What should I do about red bumps on my 11-month-old's face and arms?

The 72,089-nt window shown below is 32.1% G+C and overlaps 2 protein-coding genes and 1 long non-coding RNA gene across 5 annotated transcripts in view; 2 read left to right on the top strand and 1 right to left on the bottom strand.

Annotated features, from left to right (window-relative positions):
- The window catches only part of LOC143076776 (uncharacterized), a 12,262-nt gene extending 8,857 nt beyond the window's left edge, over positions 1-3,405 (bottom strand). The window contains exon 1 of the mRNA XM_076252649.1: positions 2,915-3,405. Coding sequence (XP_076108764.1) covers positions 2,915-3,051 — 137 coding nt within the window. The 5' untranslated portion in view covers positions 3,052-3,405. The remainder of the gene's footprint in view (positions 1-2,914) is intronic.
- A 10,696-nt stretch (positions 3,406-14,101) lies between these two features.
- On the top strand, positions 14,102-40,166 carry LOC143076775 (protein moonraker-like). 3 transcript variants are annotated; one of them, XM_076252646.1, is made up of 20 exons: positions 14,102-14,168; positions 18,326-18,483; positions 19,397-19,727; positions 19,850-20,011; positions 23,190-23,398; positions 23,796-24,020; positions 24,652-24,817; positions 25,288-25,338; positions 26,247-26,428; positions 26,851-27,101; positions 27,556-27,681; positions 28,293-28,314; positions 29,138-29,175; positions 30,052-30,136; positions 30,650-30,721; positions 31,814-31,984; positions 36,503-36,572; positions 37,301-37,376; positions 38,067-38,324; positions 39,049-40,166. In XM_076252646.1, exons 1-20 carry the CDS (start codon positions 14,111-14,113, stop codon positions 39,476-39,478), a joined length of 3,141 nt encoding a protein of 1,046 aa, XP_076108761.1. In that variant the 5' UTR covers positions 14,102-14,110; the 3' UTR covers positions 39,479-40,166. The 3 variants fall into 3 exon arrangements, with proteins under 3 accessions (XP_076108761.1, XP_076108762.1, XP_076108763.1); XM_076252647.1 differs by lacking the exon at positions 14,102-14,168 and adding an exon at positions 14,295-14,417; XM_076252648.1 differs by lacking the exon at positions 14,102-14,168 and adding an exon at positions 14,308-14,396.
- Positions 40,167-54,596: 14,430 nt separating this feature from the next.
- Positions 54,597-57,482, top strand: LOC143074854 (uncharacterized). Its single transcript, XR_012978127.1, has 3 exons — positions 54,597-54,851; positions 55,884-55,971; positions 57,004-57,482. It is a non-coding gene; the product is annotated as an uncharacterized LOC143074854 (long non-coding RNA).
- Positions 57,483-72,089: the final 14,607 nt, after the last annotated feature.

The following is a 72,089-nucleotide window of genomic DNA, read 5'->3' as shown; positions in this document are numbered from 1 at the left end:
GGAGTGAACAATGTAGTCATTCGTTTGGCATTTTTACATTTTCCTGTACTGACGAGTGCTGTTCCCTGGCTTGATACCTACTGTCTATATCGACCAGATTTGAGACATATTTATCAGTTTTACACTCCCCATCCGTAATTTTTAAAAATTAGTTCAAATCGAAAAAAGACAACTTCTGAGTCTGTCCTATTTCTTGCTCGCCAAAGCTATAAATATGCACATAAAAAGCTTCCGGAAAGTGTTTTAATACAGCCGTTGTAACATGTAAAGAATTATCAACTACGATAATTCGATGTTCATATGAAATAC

What you describe sounds like a condition called keratosis pilaris. This common condition often runs in families, and causes rough bumps (often with the feel of sandpaper) and sometimes redness on the cheeks, upper outer arms, and the tops of the thighs. Keratosis pilaris is a very difficult condition to treat. Moisturizers are the most important part of therapy, and those that contain "alpha-hydroxy acids" may be most beneficial. For some younger babies, though, these creams can be irritating, so use them sparingly after first trying the treatment on a small area. If there is significant redness, topical steroid creams may also be helpful. Keratosis pilaris tends to be chronic, but there is some good news in that the lesions on the face tend to fade by the school-age years in many children.